The New Year is here, and by the end of January, you should have received all of your income, interest, and other documents which you will need in order to file your taxes by April 15. If you are lucky enough to be receiving a tax refund, there are a few ways this money can be utilized to get you out of debt sooner. And the best part is, you don’t have to increase your monthly budget to realize the same end result. Here are some ideas for making the most impact in reducing your debt:
Make an extra principle payment on your mortgage
A house is one of the largest purchases that a person makes in their life. With this asset, comes the largest chunk of debt that most people take on as well. Yes, the idea of taking out a loan for 30 years can seem a bit overwhelming. When you look at the purchase price of a home as compared to the actual cost of the loan (all monthly principle and interest payments), you quickly realize the impact of interest. For instance, if you buy a home for $150,000 at an interest rate of 5% and take out a 30 year loan, your monthly principle and interest payment would be $805.24. The actual cost of the loan, though, over the 30 year payment period is $289,886.40, almost double the purchase price! Let’s assume that you will get back $1200 tax refund; applying that to your mortgage each year doesn’t change your monthly budget in any way, but it will save you approximately six years of mortgage payments and over $30,000 in interest! Use an online mortgage calculator to figure out how much you can save on your mortgage loan.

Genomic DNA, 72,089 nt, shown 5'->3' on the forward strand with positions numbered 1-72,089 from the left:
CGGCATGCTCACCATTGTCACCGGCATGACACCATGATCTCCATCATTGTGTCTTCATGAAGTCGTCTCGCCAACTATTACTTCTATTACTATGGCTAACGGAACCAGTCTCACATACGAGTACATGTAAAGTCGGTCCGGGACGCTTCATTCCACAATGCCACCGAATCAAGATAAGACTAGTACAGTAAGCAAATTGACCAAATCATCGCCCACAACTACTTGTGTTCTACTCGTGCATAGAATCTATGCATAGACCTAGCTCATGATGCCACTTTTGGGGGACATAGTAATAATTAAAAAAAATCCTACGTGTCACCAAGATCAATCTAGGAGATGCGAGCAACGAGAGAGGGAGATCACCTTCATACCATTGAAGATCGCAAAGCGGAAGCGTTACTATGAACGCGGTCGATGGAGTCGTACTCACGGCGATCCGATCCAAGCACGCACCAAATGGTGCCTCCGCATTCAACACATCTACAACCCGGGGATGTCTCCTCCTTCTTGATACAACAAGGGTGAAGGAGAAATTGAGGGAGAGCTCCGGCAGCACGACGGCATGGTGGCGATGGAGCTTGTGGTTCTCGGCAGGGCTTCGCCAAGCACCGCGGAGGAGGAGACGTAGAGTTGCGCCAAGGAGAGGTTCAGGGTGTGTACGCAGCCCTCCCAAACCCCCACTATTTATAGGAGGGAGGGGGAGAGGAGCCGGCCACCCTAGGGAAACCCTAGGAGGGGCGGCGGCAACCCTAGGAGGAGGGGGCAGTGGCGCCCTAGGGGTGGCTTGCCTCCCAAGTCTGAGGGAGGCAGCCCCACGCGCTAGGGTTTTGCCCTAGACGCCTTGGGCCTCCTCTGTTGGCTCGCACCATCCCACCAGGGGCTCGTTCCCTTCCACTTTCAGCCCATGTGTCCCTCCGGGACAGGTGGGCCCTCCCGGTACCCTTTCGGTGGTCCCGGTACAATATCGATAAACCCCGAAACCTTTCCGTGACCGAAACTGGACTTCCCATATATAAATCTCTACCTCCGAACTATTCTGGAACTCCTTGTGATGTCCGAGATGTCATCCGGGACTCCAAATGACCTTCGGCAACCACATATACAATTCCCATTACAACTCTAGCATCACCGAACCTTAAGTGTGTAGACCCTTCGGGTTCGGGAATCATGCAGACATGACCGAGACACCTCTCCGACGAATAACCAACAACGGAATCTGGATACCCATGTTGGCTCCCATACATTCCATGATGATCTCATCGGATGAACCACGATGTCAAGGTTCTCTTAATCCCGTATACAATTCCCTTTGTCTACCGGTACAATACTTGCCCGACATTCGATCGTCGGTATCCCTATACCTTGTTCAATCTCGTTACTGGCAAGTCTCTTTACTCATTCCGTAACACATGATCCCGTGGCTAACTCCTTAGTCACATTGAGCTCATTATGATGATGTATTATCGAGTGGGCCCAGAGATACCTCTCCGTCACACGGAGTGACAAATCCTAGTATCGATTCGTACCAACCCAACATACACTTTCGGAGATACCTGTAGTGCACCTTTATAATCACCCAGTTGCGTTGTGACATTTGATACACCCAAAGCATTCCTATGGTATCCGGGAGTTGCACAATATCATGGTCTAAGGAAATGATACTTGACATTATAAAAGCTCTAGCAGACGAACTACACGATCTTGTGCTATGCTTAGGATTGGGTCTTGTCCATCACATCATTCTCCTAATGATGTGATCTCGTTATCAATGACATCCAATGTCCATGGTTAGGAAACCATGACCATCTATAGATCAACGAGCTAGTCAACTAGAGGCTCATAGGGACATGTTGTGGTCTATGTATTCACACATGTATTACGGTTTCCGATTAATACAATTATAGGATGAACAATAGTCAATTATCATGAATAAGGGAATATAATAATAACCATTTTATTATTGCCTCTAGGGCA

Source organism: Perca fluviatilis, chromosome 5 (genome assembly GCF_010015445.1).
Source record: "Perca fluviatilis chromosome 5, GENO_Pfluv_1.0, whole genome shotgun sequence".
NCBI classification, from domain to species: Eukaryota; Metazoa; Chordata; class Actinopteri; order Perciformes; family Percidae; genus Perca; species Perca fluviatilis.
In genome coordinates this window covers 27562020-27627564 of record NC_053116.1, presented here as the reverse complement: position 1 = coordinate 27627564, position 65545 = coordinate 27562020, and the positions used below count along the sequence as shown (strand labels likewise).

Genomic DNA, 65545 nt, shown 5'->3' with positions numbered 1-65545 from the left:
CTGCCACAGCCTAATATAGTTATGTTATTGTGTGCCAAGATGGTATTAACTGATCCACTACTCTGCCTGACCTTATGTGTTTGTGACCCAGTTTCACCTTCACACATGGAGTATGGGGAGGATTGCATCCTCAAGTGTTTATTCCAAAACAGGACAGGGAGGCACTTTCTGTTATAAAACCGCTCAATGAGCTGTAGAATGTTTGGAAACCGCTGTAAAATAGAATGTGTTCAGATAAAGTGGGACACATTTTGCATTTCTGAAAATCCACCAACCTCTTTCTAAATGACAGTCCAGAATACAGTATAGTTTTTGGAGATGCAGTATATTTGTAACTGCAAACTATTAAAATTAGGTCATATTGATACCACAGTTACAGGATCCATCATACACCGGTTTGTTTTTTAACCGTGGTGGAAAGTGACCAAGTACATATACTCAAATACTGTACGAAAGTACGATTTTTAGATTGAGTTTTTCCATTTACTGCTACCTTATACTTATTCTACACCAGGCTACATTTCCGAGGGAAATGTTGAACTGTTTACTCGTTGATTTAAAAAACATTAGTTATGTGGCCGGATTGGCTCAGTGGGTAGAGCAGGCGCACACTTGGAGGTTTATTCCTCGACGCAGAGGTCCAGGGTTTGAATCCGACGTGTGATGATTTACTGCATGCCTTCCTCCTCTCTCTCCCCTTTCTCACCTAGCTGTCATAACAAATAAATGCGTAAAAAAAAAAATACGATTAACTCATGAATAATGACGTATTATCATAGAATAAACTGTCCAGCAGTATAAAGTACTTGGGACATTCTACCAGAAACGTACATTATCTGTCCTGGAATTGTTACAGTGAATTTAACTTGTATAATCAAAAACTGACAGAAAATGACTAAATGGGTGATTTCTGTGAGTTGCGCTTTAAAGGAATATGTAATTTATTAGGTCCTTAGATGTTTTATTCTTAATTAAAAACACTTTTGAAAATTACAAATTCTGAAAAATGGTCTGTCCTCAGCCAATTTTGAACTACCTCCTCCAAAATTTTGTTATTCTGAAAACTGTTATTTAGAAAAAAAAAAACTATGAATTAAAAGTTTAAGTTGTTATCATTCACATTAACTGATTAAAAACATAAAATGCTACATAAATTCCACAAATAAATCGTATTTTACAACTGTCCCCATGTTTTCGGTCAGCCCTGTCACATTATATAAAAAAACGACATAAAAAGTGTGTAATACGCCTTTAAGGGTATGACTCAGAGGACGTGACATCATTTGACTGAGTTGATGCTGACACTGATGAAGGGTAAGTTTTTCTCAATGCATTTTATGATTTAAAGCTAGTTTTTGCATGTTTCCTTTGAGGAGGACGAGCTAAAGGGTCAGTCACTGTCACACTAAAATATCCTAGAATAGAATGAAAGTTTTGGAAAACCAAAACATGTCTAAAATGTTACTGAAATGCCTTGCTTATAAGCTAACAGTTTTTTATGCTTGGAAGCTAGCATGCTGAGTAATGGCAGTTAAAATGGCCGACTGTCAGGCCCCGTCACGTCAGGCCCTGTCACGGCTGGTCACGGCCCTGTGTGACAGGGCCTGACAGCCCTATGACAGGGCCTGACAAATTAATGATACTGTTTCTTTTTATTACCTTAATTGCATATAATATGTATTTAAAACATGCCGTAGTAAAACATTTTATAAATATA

Pay down credit card debt
The average household has just over $15,000 in credit card debt. While this amount may not seem as overwhelming as a mortgage loan, it can certainly cost a family a lot of money in the long run. Credit card debt is revolving debt, which means that interest is calculated daily, based on your average balance. A monthly credit card payment is also calculated based on the balance in the account, usually around 2%. So as your balance decreases, so does your payment, which means that credit card debt can hang around for quite a long time. Depending on the type of credit card you are using, your interest rate could be over 20%. Revolving debt is difficult to calculate because of the changing average balance and the daily compounding, but there are credit card payment calculators to help you figure out how long it will take to pay off your debt. Be aware that it assumes a constant monthly payment though. Utilizing your tax refund to pay down the balance of a credit card can make a big impact on saving interest payments and getting debt free.